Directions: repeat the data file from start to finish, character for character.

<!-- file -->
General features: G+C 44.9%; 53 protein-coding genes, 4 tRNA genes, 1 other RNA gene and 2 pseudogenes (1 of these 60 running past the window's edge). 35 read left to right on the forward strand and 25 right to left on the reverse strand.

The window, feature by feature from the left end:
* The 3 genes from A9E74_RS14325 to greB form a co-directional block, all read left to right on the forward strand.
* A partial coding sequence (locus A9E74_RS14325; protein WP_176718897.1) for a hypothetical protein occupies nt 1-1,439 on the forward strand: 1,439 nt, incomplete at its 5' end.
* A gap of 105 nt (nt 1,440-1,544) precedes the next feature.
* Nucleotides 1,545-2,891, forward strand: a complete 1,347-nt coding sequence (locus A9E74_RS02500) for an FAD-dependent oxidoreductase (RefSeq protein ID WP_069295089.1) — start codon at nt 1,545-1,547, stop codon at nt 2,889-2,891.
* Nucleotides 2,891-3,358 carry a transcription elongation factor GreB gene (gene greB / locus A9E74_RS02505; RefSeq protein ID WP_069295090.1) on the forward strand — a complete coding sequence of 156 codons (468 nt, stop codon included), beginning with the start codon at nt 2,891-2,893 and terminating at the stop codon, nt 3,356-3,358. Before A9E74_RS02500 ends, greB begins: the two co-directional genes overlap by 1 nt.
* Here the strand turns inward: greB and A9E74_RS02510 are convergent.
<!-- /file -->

General features: G+C 44.9%; 53 protein-coding genes, 4 tRNA genes, 1 other RNA gene and 2 pseudogenes (1 of these 60 running past the window's edge). 35 read left to right on the forward strand and 25 right to left on the reverse strand.

The window, feature by feature from the left end:
* The 3 genes from A9E74_RS14325 to greB form a co-directional block, all read left to right on the forward strand.
* A partial coding sequence (locus A9E74_RS14325; protein WP_176718897.1) for a hypothetical protein occupies nt 1-1,439 on the forward strand: 1,439 nt, incomplete at its 5' end.
* A gap of 105 nt (nt 1,440-1,544) precedes the next feature.
* Nucleotides 1,545-2,891, forward strand: a complete 1,347-nt coding sequence (locus A9E74_RS02500) for an FAD-dependent oxidoreductase (RefSeq protein ID WP_069295089.1) — start codon at nt 1,545-1,547, stop codon at nt 2,889-2,891.
* Nucleotides 2,891-3,358 carry a transcription elongation factor GreB gene (gene greB / locus A9E74_RS02505; RefSeq protein ID WP_069295090.1) on the forward strand — a complete coding sequence of 156 codons (468 nt, stop codon included), beginning with the start codon at nt 2,891-2,893 and terminating at the stop codon, nt 3,356-3,358. Before A9E74_RS02500 ends, greB begins: the two co-directional genes overlap by 1 nt.
* Here the strand turns inward: greB and A9E74_RS02510 are convergent.